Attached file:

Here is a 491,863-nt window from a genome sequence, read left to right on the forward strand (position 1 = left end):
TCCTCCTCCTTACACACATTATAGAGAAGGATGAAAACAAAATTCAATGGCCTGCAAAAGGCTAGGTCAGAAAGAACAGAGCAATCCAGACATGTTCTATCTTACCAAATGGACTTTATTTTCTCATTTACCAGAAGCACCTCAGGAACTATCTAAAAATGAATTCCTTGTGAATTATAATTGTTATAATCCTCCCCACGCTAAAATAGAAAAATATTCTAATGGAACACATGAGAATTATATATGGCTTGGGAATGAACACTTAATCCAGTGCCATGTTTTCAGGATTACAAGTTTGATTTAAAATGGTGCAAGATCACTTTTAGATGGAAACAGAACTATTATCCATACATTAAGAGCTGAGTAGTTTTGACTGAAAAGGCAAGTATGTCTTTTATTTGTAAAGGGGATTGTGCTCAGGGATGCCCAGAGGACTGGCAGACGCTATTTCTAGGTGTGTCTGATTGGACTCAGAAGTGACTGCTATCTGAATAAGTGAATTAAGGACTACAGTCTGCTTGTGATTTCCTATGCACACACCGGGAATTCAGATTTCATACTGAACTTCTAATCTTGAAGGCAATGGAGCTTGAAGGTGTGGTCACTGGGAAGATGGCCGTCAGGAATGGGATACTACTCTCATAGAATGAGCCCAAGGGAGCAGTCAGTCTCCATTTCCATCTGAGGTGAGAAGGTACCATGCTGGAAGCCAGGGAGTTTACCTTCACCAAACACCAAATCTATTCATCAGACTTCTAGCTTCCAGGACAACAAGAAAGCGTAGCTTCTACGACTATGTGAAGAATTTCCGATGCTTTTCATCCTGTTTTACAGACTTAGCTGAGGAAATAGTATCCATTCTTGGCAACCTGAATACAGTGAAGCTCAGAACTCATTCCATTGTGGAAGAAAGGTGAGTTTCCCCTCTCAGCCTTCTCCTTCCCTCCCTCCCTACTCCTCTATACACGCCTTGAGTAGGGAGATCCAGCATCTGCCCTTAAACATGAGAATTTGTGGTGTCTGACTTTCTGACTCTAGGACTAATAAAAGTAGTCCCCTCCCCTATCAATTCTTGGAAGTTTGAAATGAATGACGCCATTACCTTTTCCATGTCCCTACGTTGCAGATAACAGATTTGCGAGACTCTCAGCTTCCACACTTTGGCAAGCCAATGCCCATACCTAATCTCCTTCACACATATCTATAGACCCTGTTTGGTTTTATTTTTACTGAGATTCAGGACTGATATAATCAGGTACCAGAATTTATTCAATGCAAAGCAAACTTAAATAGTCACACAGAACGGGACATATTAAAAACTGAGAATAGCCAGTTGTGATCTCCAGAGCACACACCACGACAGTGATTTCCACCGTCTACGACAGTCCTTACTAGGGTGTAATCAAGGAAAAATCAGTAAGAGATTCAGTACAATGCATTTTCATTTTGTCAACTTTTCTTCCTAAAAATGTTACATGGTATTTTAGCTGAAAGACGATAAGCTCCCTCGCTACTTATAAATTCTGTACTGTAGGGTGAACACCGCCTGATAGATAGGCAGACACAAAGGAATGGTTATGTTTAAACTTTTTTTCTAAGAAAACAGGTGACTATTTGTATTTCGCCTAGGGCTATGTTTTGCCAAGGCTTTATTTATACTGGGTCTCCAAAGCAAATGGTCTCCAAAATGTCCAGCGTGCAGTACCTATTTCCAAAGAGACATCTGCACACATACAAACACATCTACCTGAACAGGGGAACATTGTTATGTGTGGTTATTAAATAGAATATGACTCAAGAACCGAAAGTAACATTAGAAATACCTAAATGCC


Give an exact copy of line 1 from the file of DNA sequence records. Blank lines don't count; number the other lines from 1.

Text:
Here is a 491,863-nt window from a genome sequence, read left to right on the forward strand (position 1 = left end):